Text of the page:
The Perfect Nanny by
(289 Stories)

Prompted By The Twilight Zone

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/ Stories

“The Perfect Nanny” is a song from the movie Mary Poppins, in which the children describe the characteristics they want in a nanny.

You must be kind, you must be witty
Very sweet and fairly pretty
Take us on outings, give us treats
Sing songs, bring sweets

We were lucky enough to find our own perfect nanny who totally fit the description in the song. We considered her part of our family . . . until she disappeared.

My third maternity leave ended when Molly was ten months old. Instead of putting her in a daycare center when I went back to work, we decided to hire a nanny, who could also take care of the two older kids, then eight and twelve, picking them up from school and supervising them once they got home.

We filled out a lengthy questionnaire with a nanny placement agency, detailing what we were looking for, and received files on several candidates to consider. I can’t remember how many we interviewed, but one young woman stood out well above the others. Not literally – she was only 4’10” tall. But that meant she didn’t have to lean over to hold Molly’s hands to help her learn to walk. Her references all raved about her, and we could see why. She was bubbly and energetic, and had lots of ideas for things to do with a burgeoning toddler, as well as with older kids. We snapped her up, and felt very lucky to get her.

She was so conscientious, she wrote notes every day in a spiral notebook while Molly was napping, with details about what foods Molly had eaten, what words she had learned, what books they looked at together, and any other noteworthy developments. She took Molly to the zoo regularly, and taught her the names of all the animals. She did craft projects with the older kids and helped them with their homework. We hoped she would stay with us for years, until Molly started kindergarten.

She was married, and her husband worked for an insurance company. When she had only been with us a couple of months, she asked for a week off because her husband had won a trip to Mexico, along with a few of his colleagues, for being one of the top sales people at the company. It would be a hassle to figure out childcare for the week, but of course we said yes. Then, on the day she was supposed to be flying home, she called from Mexico and said there was a problem with their airline tickets and she couldn’t come back that day. None of the other people in the group had a problem, it was only her husband’s tickets that were somehow invalid. This seemed very odd. It was a couple of days more before she finally made it back. Something was off.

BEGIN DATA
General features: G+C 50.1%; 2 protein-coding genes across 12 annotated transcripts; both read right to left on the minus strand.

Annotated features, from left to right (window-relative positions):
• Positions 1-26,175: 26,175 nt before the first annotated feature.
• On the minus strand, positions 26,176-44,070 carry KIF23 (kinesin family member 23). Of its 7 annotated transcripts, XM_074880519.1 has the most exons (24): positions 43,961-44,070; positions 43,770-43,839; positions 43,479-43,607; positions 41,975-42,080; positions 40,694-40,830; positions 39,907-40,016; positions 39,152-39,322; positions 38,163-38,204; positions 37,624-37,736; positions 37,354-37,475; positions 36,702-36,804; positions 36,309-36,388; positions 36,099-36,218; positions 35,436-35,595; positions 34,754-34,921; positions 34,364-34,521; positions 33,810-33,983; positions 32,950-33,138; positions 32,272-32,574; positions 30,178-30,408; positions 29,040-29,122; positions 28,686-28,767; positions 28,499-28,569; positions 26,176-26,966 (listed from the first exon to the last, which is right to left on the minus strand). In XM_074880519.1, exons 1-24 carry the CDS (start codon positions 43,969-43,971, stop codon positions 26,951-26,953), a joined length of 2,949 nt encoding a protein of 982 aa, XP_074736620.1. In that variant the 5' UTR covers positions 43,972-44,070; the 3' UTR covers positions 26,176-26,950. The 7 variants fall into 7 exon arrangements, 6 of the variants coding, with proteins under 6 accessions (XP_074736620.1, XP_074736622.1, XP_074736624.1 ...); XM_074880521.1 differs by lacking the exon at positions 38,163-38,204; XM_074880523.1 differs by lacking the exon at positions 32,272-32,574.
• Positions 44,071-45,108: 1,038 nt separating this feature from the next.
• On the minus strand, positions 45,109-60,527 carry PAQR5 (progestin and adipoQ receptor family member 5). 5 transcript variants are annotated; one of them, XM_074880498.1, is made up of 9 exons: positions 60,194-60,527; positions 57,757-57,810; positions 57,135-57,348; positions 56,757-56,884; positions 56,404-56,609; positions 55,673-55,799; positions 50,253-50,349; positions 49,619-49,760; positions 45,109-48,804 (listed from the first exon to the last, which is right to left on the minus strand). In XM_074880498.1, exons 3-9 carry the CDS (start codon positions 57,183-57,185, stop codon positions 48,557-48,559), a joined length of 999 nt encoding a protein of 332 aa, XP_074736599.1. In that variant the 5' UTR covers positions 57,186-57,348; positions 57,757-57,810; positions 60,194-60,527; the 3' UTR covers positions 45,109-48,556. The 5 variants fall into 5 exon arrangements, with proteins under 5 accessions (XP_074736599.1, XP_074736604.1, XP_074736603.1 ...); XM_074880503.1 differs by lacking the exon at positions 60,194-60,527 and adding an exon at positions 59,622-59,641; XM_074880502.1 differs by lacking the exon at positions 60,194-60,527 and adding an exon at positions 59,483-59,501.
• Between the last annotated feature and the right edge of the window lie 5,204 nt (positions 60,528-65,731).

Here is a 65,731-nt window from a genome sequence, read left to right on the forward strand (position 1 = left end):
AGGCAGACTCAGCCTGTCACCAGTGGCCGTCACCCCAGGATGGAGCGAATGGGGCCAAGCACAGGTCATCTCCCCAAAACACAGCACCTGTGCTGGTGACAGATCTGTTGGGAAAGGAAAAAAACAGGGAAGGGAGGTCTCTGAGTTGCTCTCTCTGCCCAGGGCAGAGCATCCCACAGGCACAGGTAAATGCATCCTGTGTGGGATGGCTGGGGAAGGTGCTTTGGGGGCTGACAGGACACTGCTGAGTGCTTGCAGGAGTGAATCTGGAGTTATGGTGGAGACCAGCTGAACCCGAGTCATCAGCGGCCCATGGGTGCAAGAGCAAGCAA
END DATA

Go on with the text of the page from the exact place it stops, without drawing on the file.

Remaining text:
Then she found out that her husband had actually been fired from his job, and had been leaving the house every morning to make her think he was going to work. When he heard that some of his former co-workers had won this trip to Mexico, he pretended that he had won too and paid for it himself to impress her. She also discovered that he was an alcoholic, which may have been why he lost his job. He had lied to her about other things too, and she decided to divorce him. She moved out of their house and needed a place to live. She stayed in our guest room for a week, then went to her aunt and uncle in Elk Grove (a town about thirty minutes south of here). But that was only a temporary solution, she couldn’t live with them permanently.

So we bought her a house. We found a cute little house less than two miles away from us that was for sale at a great price. It was the perfect house for our perfect nanny, and she moved in as soon as we closed escrow. We charged her $400/month rent, which even in 1997 was way under market. We just wanted her to be happy.

A year later, she told us she was applying for jobs at daycare centers, because she needed a job with health benefits. We told her we would buy health insurance for her. We talked to our insurance agent and made all the arrangements to get a policy for her. That must not have been the real reason she wanted a new job, however, because she left anyway. We were distraught, but we let her continue to live in the house.